Have you ever woken up at 3 am, knowing exactly what you should have said to someone earlier that day? You didn’t have the right words during the actual encounter, but later you found the perfect response.
Well, I’ve got good news! Here’s how to say the right thing at the right time.
What I did and said wrong
Last week in New York City, I ate at a Thai restaurant on Broadway. It was smack dab in the theater district — in fact, it was on the same block as the Richard Rodgers Theater, where the Hamilton musical is playing (which, unfortunately, I didn’t see. But I saw Chicago!).
At the restaurant I ordered panang curry with chicken. First, the waiter brought me a sizzling pork dish that looked and smelled mouth-wateringly delicious — but it wasn’t what I ordered. So I sent it back.
Then, the waiter brought me the panang curry with chicken. The aroma wafted up into my face, hot and spicy. My eyes started to water, my nose run. I took a bite, and my taste buds ran for cover. The curry chicken was so spicy I could barely swallow. I love spicy food and will load up my salsa, pizza and spaghetti with extra extra red hot chili peppers! But this dish must’ve been double or even triple-spiced, because I couldn’t eat it. I couldn’t taste the anything but fire.
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When I called the waiter over, he said I was given the wrong dish. Again. He whisked it away and brought me my third plate of the evening. At this point, I didn’t care if it was panang curry, pad Thai, or sizzling pork rinds. I just wanted to eat and start trekking back to my hotel.
My food was fine, finally….but after I’d finished eating nobody came to clear my plate. Or bring me the bill. Or even ask how dinner was. So, I went up to the waiter station to pay for my meal. The waiter gave me the wrong bill; it was for a table of four. No thank you! Then he gave me my bill, but it had two panang chicken curry dishes instead of just one. No thank you! Then, he fixed it in the computer but handed over the original four-person bill.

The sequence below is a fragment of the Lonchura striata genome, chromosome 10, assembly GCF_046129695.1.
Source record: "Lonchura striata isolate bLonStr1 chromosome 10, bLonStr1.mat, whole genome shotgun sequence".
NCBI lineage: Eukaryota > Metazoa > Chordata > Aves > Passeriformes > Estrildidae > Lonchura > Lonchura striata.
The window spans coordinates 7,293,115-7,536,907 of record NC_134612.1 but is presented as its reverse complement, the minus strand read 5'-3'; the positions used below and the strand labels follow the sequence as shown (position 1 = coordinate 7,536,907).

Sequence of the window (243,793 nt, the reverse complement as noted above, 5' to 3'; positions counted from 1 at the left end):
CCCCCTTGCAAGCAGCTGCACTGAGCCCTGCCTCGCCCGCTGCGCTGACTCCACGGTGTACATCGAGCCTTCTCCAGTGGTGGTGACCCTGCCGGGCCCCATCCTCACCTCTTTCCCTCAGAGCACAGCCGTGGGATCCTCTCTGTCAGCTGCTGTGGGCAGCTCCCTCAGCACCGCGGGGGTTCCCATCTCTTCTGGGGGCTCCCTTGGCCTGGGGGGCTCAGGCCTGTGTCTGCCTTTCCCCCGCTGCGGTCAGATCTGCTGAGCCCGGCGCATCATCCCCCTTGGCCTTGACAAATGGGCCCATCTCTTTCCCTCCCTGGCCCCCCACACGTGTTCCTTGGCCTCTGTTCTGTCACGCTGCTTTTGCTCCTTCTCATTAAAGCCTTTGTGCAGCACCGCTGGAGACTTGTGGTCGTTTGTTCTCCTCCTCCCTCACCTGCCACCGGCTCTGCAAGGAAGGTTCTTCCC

At this point, I was frustrated. When the waiter finally gave me the right bill, I counted out the correct amount of cash. Then he pointed out the surcharge: an automatic 20% tip. He asked me for an additional $4!
Are you kidding me? After all those problems, the waiter insisted on a 20% tip?
“A tip? No way!” I said. Then I turned and stomped out of the restaurant.
What I wish I said
I wish I would’ve reviewed the whole evening with the waiter. I wish I would’ve explained why I was so frustrated and angry to be asked for a 20% tip. I wish I would’ve told him that I waitressed for 10 years, and I worked really hard for 10% tips. I never expected an automatic tip — and never in a million years would I ever ask for a tip!
To me, tips are a “thank you” for good service. Originally, they were given in advance, To Insure Good Service (TIPS). Now it seems they’re expected and even owed.
But this isn’t about tips. It’s about saying the right thing at the right time so you don’t wake up at 3 am wishing you would’ve handled a situation differently.
How to Say It Right
When you’re facing a difficult situation, say this: “Let me be sure I understand. This is what happened….and now you’re expecting this…”
Then, verbally review what happened. Calmly and thoughtfully summarize the events out loud, with the intention of understanding and finding clarity. Try to come from a place of curiosity – not anger, judgment, or emotion. “Wait a minute, let me make sure I understand what just happened…”
In the Thai restaurant I wish I would’ve said, “Hold on. Help me understand this.” I wish I would’ve summarized the whole evening. This would’ve given me time to process the events and decide how to handle it. Instead, I reacted out of emotion.
Press the pause button when you’re upset, frustrated, or angry. Give yourself time to talk through the situation, and thoughtfully decide how to proceed. Do not allow yourself to be pushed into something you’re not comfortable with — even if it’s a little as an automatic $4 tip.
Why This Works
1. When you recall the events out loud, you give yourself time to understand what’s happening. This not only gives you clarity, it allows others the chance to see your perspective — and to clarify theirs.
2. You buy time to think. While you’re summarizing the events, your brain will buzz toward a solution. Talking through the situation with slow, clear, calm words will help you find a suitable response.
This response won’t come naturally; it’ll take time to develop. Keep practicing! Look for small situations that allow you to press pause, summarize what just happened, and respond from a calm, kind, thoughtful heart.
I haven’t had a chance to practice this yet, but I’ve been rehearsing the words, “Let me be sure I understand. This is what happened….and now you’re expecting this…” I’m ready, world!
What do you think?
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With His love,
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Laurie & Blossy